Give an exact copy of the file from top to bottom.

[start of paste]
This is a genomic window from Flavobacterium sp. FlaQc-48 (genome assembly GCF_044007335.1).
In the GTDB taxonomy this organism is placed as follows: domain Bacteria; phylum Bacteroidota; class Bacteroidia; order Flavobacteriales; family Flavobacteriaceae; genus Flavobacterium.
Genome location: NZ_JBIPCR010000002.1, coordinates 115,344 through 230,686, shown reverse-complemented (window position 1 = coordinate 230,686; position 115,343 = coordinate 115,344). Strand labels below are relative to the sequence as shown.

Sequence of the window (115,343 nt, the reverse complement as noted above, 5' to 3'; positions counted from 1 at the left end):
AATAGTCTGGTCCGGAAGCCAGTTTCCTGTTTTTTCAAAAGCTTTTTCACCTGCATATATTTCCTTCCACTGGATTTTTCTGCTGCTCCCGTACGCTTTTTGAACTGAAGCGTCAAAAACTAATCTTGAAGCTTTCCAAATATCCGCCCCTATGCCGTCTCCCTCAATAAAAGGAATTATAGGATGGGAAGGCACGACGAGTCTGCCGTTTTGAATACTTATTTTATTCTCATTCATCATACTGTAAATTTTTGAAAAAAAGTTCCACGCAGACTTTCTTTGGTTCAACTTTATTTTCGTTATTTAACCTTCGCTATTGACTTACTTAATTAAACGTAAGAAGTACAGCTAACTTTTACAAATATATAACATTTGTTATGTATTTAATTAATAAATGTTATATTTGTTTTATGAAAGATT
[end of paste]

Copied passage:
This is a genomic window from Flavobacterium sp. FlaQc-48 (genome assembly GCF_044007335.1).
In the GTDB taxonomy this organism is placed as follows: domain Bacteria; phylum Bacteroidota; class Bacteroidia; order Flavobacteriales; family Flavobacteriaceae; genus Flavobacterium.
Genome location: NZ_JBIPCR010000002.1, coordinates 115,344 through 230,686, shown reverse-complemented (window position 1 = coordinate 230,686; position 115,343 = coordinate 115,344). Strand labels below are relative to the sequence as shown.

Sequence of the window (115,343 nt, the reverse complement as noted above, 5' to 3'; positions counted from 1 at the left end):
AATAGTCTGGTCCGGAAGCCAGTTTCCTGTTTTTTCAAAAGCTTTTTCACCTGCATATATTTCCTTCCACTGGATTTTTCTGCTGCTCCCGTACGCTTTTTGAACTGAAGCGTCAAAAACTAATCTTGAAGCTTTCCAAATATCCGCCCCTATGCCGTCTCCCTCAATAAAAGGAATTATAGGATGGGAAGGCACGACGAGTCTGCCGTTTTGAATACTTATTTTATTCTCATTCATCATACTGTAAATTTTTGAAAAAAAGTTCCACGCAGACTTTCTTTGGTTCAACTTTATTTTCGTTATTTAACCTTCGCTATTGACTTACTTAATTAAACGTAAGAAGTACAGCTAACTTTTACAAATATATAACATTTGTTATGTATTTAATTAATAAATGTTATATTTGTTTTATGAAAGATT